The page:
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Living History: Utah cartoonist went from boom to bust to peace
This is an archived article that was published on sltrib.com in 2013, and information in the article may be outdated. It is provided only for personal research purposes and may not be reprinted.

A small-time cartoonist from The Salt Lake Tribune left to make it in the big city.

In little more than a decade he had five homes, a staff of 20 (including a Chinese chef) and was making $1,000 a day from his drawings. He was sought after by the media empires of the day, and it was believed in the industry that featuring his work could save a foundering publication.

The parties that his second wife (No. 1 had followed him from Salt Lake but eventually left for Paris) liked to throw included the brightest luminaries of the age, and would start at 11 a.m. and didn't really end until the Great Depression.

John Held Jr. didn't invent 1920s female fashion, but he gave it its most enduring image.

After Held arrived in New York City in 1911 — he styled himself "The Mormon Kid" — he hustled. His cartoons soon appeared in the most prominent magazines, Life, Vanity Fair and McClure's. He employed different styles for each, often using a pseudonym as he searched for, and finally perfected, his own unique creation, The Flapper.

Held's willowy, vapid creature captured the spirit of what his friend, F. Scott Fitzgerald, dubbed the Jazz Age. Buttoned-up American womanhood cut loose with the Jitterbug and overtly sexual flirtatiousness. Roadsters, swinging strings of pearls and boys with slicked-back hair and hip flasks of bootleg gin were her accessories.

Held did a cartoon strip about a flapper for the Hearst newspapers called "Merely Marjy," which alone earned him $125,000 a year.

Held had other interests besides cartoon flappers. He wrote plays, screenplays, novels and children's books. He did movie posters, travel posters and advertisements. His artwork included bronzes, watercolor cityscapes, and he designed Broadway sets and costumes. He dabbled in blacksmithing.

But Held had achieved his fame by drawing women with short skirts and bobbed hair. In fact, he was so identified with the flapper style that people looked to his cartoons for fashion tips and trends.

The Depression hurt not only Held's finances but his career. The great cartoonist Al Hirschfeld was brutal in his assessment that Held's fortunes rose and fell with skirt lengths.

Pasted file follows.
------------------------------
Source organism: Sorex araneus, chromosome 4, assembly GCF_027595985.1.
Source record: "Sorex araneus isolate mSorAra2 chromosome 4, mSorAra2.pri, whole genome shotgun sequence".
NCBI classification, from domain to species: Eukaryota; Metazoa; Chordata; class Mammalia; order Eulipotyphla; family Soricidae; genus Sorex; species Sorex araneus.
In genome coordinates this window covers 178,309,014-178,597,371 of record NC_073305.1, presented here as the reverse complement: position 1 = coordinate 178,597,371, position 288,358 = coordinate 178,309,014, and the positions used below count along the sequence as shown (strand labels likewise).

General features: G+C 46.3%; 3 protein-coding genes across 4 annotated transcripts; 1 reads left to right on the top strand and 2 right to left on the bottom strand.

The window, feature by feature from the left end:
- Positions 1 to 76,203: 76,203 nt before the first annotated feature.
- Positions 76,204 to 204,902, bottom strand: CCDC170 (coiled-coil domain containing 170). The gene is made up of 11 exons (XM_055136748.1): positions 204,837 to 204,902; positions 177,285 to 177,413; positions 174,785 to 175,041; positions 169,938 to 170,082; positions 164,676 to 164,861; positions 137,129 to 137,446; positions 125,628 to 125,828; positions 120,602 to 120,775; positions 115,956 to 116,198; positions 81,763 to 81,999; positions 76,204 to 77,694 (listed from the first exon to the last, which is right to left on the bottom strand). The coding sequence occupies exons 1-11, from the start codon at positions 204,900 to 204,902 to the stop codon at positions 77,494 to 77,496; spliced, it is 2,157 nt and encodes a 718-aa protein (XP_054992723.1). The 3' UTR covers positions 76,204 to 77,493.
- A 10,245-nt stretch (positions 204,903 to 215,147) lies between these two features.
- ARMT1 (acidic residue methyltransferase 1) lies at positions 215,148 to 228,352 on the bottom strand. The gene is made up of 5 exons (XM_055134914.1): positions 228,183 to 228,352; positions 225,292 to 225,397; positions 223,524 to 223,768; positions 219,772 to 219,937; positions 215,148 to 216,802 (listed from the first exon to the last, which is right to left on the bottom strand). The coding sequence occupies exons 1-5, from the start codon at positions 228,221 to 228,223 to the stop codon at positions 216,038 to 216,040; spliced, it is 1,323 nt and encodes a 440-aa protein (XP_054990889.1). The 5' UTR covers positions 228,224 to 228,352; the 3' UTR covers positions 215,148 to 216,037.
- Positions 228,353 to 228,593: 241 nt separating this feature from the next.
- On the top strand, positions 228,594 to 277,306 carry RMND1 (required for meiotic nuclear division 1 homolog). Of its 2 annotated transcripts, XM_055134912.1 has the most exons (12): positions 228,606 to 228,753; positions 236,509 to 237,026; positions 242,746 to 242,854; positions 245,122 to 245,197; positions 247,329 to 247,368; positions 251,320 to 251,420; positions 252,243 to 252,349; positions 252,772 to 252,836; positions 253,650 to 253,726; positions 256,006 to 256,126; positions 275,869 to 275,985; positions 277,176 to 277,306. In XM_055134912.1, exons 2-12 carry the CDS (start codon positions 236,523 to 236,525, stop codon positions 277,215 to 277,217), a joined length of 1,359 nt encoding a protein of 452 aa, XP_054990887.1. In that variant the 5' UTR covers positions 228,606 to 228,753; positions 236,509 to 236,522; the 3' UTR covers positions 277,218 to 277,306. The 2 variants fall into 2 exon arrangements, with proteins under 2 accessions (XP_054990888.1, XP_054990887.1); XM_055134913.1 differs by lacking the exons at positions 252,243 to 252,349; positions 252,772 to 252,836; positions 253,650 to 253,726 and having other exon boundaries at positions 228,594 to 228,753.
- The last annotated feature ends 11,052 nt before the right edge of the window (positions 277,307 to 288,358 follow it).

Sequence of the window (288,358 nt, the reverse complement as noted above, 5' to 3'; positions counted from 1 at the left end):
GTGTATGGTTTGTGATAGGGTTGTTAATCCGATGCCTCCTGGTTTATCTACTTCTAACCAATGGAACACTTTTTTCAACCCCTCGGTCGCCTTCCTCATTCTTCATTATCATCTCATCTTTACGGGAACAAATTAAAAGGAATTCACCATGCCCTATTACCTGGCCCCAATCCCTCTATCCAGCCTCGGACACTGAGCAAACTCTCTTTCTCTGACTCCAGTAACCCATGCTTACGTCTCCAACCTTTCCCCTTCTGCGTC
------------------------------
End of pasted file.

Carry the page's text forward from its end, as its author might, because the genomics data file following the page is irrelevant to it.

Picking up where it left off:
"Short skirts went out, long skirts came in," Hirschfeld noted. "John couldn't draw long skirts."

Held would forever be known for the The Flapper.

It had been an exciting and flaming-hot love affair, but one that turned to ash in Held's mouth. In later years, he would say, "I reached the point when I could not draw another flapper."

His second marriage collapsed along with the 1929 stock market, and a third marriage sputtered and flamed out in the 1930s as he struggled to find his artistic footing. Held's novels were good, but never found great success. His somber watercolors and children's books were politely appreciated.

Held seemed to finally find equilibrium in his fourth marriage, with Margaret Schuyler Janes. They found a place in the country where Held could indulge his love of animals (whenever circumstances allowed, he always gathered a menagerie), gardening and art.

He continued to write and paint and cartoon, but his favorite creative outlet was his bronzes, which were quite good.

A lifelong smoker, Held was diagnosed with throat cancer and died in 1958. He always accepted the knocks life dealt with grace and good humor as in this reflection on his choice to become a cartoonist:

"It's ... like a form of half-wittedness that makes a man want to make his living in some such ridiculous way as this. I can prove it. Every child can create, but almost every child grows up and goes into some sensible business, like selling bonds."

Pat Bagley is the Salt Lake Tribune's editorial cartoonist.

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